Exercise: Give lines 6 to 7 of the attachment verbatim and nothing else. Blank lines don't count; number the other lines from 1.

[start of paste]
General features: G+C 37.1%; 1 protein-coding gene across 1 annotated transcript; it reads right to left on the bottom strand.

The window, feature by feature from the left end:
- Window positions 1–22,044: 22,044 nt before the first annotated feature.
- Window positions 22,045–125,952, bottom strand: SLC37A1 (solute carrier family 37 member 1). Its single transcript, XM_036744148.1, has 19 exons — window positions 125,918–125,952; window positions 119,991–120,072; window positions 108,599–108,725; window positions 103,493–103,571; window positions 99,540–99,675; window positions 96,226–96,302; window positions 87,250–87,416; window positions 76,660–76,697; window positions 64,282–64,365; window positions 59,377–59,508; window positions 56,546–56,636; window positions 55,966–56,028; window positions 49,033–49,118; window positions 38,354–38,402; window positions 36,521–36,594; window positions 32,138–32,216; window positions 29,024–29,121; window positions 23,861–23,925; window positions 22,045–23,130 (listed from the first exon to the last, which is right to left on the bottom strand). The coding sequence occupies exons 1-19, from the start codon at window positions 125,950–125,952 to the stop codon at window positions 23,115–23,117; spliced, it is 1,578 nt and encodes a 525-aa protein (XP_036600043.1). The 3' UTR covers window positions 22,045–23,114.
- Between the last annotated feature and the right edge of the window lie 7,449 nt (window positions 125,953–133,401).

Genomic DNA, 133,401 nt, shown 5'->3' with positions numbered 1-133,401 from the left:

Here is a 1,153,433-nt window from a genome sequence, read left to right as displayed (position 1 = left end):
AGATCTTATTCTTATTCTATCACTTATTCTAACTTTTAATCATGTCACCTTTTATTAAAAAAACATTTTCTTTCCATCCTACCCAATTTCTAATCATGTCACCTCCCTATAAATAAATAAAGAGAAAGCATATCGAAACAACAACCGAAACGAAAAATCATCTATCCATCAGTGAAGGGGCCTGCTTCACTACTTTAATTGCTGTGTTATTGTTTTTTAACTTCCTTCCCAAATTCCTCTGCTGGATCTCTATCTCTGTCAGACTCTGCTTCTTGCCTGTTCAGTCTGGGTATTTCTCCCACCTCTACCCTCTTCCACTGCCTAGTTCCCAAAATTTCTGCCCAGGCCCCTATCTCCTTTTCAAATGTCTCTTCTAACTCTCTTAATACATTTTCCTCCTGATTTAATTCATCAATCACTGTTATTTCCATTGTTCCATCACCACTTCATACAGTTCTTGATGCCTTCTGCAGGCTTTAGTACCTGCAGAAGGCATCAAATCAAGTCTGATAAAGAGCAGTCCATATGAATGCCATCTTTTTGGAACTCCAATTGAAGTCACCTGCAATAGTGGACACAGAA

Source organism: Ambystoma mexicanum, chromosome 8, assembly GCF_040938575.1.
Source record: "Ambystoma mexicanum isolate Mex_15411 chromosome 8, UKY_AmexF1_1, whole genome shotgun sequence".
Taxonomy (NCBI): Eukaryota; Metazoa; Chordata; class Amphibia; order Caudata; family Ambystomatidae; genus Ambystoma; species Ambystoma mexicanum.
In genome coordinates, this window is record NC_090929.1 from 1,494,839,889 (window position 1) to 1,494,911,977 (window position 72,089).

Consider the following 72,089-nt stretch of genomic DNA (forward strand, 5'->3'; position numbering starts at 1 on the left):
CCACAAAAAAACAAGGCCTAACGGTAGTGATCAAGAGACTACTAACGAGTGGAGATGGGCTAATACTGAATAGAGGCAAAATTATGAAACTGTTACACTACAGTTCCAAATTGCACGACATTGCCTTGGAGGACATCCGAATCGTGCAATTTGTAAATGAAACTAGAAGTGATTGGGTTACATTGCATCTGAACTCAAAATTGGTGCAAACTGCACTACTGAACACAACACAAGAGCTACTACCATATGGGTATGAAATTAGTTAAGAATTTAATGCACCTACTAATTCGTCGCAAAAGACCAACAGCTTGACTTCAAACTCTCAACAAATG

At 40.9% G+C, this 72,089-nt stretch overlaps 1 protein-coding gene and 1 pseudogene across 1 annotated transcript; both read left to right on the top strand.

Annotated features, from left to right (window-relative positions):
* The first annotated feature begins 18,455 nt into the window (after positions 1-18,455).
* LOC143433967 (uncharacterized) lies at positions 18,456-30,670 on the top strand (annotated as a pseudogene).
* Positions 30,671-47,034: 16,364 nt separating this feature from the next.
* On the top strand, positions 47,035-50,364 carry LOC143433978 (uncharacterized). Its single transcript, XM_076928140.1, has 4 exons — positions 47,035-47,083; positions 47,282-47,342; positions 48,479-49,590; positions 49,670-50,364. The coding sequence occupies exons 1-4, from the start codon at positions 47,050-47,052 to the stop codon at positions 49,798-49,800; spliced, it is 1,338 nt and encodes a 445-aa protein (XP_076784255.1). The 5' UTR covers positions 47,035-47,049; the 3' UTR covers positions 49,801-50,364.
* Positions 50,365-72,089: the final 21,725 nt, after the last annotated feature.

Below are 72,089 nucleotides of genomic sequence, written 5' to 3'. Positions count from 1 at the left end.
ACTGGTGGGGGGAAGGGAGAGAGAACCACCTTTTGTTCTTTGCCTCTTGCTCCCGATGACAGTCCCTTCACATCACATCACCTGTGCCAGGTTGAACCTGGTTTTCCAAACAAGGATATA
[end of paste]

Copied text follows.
Genomic DNA, 133,401 nt, shown 5'->3' with positions numbered 1-133,401 from the left:

Here is a 1,153,433-nt window from a genome sequence, read left to right as displayed (position 1 = left end):